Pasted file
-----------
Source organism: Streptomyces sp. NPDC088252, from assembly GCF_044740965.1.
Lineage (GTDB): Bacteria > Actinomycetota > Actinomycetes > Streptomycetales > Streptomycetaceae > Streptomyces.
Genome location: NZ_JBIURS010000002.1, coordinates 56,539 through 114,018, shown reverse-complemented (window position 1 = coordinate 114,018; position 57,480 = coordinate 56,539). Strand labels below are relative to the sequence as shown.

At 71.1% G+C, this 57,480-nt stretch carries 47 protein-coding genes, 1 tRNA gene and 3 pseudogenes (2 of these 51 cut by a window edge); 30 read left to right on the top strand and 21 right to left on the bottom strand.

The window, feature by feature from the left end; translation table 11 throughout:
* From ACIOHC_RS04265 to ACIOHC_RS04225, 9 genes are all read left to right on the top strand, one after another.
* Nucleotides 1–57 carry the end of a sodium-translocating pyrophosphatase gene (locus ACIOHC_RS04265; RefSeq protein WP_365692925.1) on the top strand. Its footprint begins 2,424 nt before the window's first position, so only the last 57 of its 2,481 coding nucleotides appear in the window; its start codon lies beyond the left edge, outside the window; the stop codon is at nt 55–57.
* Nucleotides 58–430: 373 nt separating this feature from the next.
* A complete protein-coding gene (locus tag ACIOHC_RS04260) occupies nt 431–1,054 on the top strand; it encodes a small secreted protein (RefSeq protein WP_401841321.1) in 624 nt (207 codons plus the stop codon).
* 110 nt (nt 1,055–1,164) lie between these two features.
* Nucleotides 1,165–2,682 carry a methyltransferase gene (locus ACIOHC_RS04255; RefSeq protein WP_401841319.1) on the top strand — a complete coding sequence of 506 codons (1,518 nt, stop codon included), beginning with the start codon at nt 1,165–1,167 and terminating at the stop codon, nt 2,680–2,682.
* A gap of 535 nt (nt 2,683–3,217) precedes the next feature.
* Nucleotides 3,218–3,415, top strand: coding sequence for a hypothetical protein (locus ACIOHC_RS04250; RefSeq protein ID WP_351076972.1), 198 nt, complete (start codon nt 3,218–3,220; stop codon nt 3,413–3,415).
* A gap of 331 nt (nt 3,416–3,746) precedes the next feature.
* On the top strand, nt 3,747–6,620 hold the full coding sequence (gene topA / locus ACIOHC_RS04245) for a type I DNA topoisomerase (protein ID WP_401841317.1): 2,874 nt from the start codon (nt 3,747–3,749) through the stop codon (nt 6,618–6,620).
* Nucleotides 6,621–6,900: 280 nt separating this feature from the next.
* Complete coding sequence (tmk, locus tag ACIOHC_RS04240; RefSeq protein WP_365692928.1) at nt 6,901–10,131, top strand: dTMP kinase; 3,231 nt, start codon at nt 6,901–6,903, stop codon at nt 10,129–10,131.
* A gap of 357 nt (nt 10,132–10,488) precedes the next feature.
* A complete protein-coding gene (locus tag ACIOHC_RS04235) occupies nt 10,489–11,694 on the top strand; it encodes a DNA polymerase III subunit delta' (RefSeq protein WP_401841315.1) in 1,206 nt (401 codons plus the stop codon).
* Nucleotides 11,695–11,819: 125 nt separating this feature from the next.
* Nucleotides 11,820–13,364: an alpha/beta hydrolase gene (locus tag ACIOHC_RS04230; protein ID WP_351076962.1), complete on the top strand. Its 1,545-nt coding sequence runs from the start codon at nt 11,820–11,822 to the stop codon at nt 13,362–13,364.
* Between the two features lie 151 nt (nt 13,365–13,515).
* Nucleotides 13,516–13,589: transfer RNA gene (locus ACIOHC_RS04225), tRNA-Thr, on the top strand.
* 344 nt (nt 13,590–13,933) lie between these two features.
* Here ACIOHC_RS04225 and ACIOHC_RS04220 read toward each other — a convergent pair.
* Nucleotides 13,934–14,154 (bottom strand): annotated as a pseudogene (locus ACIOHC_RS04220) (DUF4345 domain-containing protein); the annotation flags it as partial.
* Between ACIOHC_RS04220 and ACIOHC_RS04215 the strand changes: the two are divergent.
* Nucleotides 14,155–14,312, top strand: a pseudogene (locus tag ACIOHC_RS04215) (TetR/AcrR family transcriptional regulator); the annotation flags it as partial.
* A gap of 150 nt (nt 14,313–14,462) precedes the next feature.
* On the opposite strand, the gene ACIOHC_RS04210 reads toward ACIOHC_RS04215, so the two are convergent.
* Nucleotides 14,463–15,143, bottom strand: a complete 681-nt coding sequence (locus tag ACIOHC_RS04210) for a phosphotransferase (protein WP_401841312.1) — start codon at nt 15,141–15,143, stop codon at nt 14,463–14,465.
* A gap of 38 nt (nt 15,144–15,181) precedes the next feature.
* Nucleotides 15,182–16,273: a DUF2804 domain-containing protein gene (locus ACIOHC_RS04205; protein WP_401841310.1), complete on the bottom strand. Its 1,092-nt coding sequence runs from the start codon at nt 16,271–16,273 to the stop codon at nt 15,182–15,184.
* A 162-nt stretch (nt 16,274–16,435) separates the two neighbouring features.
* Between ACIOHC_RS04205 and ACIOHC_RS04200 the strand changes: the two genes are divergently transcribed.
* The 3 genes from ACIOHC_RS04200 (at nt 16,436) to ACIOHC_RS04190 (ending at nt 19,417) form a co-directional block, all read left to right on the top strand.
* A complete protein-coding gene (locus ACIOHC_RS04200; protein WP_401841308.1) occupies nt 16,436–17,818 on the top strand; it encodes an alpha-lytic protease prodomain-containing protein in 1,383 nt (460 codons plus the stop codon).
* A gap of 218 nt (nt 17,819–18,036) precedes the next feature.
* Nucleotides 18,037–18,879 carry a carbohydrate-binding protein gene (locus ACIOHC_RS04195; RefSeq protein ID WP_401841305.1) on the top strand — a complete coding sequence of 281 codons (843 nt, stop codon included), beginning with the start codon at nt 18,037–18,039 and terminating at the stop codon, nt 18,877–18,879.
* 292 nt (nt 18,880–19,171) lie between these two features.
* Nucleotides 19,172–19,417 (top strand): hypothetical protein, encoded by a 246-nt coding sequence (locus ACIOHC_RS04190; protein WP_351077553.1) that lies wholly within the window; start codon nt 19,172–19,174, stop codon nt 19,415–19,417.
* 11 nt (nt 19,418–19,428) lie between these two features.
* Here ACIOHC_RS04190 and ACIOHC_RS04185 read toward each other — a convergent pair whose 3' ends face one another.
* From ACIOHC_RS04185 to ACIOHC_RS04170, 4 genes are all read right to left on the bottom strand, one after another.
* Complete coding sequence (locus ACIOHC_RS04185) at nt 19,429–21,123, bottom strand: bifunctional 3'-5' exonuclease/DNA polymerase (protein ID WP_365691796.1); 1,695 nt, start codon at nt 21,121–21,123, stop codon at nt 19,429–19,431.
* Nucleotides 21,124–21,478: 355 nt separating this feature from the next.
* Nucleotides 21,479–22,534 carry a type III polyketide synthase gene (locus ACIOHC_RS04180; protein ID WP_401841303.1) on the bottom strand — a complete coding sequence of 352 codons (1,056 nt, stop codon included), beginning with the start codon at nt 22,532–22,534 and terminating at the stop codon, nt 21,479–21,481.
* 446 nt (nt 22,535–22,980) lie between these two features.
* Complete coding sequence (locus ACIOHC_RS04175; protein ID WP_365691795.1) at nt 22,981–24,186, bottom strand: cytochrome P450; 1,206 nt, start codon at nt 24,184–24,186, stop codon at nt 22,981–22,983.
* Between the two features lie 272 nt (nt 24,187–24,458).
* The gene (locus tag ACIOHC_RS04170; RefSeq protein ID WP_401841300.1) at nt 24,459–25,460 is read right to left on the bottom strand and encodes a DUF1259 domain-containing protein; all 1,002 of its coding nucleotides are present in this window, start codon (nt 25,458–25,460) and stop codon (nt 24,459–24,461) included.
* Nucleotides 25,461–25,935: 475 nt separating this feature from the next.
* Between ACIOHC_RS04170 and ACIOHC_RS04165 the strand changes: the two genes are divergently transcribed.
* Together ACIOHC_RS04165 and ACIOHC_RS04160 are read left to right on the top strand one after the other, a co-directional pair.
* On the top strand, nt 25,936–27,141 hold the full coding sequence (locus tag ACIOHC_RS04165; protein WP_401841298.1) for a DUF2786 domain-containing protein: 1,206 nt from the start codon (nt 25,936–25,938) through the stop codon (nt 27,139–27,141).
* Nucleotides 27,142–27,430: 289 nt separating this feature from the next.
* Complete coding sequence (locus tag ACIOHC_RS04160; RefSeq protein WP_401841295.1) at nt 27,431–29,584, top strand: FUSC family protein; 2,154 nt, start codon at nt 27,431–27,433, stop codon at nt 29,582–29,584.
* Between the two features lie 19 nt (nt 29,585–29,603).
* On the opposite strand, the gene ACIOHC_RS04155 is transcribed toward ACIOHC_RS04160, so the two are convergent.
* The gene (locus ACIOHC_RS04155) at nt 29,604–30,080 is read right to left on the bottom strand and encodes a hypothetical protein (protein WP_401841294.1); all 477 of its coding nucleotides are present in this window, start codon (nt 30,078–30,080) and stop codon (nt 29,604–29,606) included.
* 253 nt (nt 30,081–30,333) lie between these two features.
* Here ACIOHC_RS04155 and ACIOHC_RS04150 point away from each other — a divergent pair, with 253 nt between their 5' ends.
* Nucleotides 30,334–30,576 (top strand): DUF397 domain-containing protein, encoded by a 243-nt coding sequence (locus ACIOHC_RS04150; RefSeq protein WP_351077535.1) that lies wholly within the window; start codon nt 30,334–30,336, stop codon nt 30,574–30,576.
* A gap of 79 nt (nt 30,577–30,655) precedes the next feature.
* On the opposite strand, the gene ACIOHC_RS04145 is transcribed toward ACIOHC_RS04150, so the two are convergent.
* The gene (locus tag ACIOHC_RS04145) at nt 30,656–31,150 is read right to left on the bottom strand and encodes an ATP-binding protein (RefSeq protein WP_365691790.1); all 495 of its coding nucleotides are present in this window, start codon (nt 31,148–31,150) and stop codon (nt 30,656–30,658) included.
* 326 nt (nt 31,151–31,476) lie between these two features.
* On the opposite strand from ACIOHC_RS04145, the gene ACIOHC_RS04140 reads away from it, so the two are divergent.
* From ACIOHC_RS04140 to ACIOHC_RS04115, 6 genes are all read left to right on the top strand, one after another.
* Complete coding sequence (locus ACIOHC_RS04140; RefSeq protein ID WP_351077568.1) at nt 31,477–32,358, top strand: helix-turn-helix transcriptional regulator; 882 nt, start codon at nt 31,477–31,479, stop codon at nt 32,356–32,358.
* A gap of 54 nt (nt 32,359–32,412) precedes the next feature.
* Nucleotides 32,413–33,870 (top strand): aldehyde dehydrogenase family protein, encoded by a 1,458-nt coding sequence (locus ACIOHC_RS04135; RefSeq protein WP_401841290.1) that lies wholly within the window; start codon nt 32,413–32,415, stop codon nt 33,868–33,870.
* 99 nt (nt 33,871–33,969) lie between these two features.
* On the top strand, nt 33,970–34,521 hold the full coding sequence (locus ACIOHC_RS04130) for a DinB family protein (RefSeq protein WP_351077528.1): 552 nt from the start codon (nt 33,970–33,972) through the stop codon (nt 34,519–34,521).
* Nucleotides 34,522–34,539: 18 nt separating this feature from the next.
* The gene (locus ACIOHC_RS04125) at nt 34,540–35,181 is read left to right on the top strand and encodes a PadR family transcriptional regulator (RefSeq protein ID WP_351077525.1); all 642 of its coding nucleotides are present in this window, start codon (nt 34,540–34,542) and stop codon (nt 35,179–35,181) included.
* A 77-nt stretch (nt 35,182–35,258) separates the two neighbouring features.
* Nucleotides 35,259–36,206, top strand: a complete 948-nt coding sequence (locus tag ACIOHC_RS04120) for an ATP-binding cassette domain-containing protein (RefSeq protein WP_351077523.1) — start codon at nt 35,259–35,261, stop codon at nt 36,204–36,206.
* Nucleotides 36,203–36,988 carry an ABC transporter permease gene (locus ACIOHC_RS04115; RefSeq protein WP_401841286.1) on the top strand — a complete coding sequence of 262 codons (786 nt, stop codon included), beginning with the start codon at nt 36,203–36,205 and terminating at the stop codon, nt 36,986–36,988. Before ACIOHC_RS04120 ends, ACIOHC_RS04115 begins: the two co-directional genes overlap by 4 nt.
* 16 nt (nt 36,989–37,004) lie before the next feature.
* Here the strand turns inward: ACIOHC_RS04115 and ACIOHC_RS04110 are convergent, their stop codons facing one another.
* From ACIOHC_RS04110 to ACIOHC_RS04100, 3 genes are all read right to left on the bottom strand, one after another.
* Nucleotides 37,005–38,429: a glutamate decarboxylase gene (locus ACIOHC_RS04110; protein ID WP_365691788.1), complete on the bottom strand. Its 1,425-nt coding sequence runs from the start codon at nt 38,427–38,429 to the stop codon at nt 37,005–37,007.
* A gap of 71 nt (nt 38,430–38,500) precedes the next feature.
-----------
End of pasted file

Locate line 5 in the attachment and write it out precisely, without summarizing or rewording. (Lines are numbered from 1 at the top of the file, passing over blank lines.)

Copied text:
The window, feature by feature from the left end; translation table 11 throughout: